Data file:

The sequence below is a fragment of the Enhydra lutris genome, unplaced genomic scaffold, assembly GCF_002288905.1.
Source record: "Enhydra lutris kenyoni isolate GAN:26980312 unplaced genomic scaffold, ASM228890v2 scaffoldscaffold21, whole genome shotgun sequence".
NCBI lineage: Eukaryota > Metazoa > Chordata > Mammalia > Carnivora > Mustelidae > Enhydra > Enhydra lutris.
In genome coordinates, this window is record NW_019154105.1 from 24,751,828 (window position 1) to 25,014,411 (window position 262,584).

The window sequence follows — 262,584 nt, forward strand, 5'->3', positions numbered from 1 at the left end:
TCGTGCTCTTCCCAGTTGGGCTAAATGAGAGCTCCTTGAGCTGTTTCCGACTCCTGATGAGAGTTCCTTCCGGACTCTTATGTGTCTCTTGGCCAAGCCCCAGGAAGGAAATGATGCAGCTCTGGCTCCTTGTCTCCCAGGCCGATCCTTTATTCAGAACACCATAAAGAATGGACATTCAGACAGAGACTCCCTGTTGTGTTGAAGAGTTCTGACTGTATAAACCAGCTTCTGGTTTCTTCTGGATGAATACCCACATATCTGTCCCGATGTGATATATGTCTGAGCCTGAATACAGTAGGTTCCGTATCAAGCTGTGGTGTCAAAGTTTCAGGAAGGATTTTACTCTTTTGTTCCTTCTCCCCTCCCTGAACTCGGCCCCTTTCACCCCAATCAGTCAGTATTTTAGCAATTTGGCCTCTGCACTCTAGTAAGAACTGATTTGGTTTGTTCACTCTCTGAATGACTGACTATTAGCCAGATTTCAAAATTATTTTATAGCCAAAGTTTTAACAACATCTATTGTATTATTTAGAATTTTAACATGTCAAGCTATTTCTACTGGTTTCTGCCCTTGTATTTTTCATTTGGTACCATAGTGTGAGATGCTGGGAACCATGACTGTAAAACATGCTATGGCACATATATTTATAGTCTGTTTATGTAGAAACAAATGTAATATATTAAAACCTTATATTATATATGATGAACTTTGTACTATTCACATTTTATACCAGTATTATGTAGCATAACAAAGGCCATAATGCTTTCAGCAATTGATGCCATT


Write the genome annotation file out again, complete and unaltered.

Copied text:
The sequence below is a fragment of the Enhydra lutris genome, unplaced genomic scaffold, assembly GCF_002288905.1.
Source record: "Enhydra lutris kenyoni isolate GAN:26980312 unplaced genomic scaffold, ASM228890v2 scaffoldscaffold21, whole genome shotgun sequence".
NCBI lineage: Eukaryota > Metazoa > Chordata > Mammalia > Carnivora > Mustelidae > Enhydra > Enhydra lutris.
In genome coordinates, this window is record NW_019154105.1 from 24,751,828 (window position 1) to 25,014,411 (window position 262,584).

The window sequence follows — 262,584 nt, forward strand, 5'->3', positions numbered from 1 at the left end:
TCGTGCTCTTCCCAGTTGGGCTAAATGAGAGCTCCTTGAGCTGTTTCCGACTCCTGATGAGAGTTCCTTCCGGACTCTTATGTGTCTCTTGGCCAAGCCCCAGGAAGGAAATGATGCAGCTCTGGCTCCTTGTCTCCCAGGCCGATCCTTTATTCAGAACACCATAAAGAATGGACATTCAGACAGAGACTCCCTGTTGTGTTGAAGAGTTCTGACTGTATAAACCAGCTTCTGGTTTCTTCTGGATGAATACCCACATATCTGTCCCGATGTGATATATGTCTGAGCCTGAATACAGTAGGTTCCGTATCAAGCTGTGGTGTCAAAGTTTCAGGAAGGATTTTACTCTTTTGTTCCTTCTCCCCTCCCTGAACTCGGCCCCTTTCACCCCAATCAGTCAGTATTTTAGCAATTTGGCCTCTGCACTCTAGTAAGAACTGATTTGGTTTGTTCACTCTCTGAATGACTGACTATTAGCCAGATTTCAAAATTATTTTATAGCCAAAGTTTTAACAACATCTATTGTATTATTTAGAATTTTAACATGTCAAGCTATTTCTACTGGTTTCTGCCCTTGTATTTTTCATTTGGTACCATAGTGTGAGATGCTGGGAACCATGACTGTAAAACATGCTATGGCACATATATTTATAGTCTGTTTATGTAGAAACAAATGTAATATATTAAAACCTTATATTATATATGATGAACTTTGTACTATTCACATTTTATACCAGTATTATGTAGCATAACAAAGGCCATAATGCTTTCAGCAATTGATGCCATT